who brings distinction, humanity and humor to the art form we all love.
Carol Sterling 

-----Original Message-----
From: []
On Behalf Of Steve Axtell
Sent: Sunday, January 06, 2008 8:54 AM
Subject: [Puptcrit] Paul Mesner Article

He was young. He was a gypsy. He was fearless.

He was one man in a Datsun pickup with a box of 
puppets and a portable stage, driving icy 
Minnesota highways. His name was Paul Mesner, and 
he prided himself on never missing a performance.

"My winter driving skills got really good," 
Kansas City's best-known puppeteer said recently.

Mesner did the Minnesota tour every year in the 
late 1970s. Now the man who never went to college considers it his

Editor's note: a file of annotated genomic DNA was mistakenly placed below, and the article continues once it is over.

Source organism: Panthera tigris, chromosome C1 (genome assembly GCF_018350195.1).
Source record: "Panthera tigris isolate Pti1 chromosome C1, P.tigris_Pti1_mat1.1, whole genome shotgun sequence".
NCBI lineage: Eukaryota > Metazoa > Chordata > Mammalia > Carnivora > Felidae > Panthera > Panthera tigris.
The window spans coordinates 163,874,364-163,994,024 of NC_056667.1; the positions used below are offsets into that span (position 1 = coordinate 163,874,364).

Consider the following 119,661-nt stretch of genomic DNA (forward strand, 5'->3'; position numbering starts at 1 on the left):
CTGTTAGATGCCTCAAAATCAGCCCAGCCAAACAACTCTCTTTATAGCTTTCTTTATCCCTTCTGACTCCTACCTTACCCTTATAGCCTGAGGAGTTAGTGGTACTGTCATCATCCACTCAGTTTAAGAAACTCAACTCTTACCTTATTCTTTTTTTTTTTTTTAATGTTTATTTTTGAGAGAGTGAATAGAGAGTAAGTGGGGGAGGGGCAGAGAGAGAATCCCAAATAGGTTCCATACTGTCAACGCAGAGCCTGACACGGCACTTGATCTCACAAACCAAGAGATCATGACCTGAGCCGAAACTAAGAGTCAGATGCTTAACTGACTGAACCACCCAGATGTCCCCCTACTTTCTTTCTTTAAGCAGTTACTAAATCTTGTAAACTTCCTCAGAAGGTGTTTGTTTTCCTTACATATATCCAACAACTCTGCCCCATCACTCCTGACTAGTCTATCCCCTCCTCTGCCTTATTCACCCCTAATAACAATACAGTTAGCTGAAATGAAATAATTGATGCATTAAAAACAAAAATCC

"This fellow saw me perform at a regional puppet 
festival, and he had done this school assembly 
circuit tour for many years," Mesner said. "And 
he offered me this 14-week job of doing 12 to 14 
shows a week in 10 to 12 different schools a week 
from January through May in Minnesota. So I did 
that for four years, and I think of that as my school-of-hard-knocks

It was just Mesner and the puppets as he made his 
way from town to town, school to school. Often he 
would meet school custodians at 7 a.m. to unlock 
the building so he could set up his stage.

One year the thermometer was stuck at 22 below 
for three weeks. But Mesner, who had been doing 
puppet theater in Omaha, was living an adventure.

"This was $350 a week, and I had to pay for all 
my meals and lodging and gas, but I thought it was great money."

He found hotels for $6 or $8 a night. They were 
"like out of some movie - flower-print wallpaper 
they put up in the '40s, creaky bed, bath down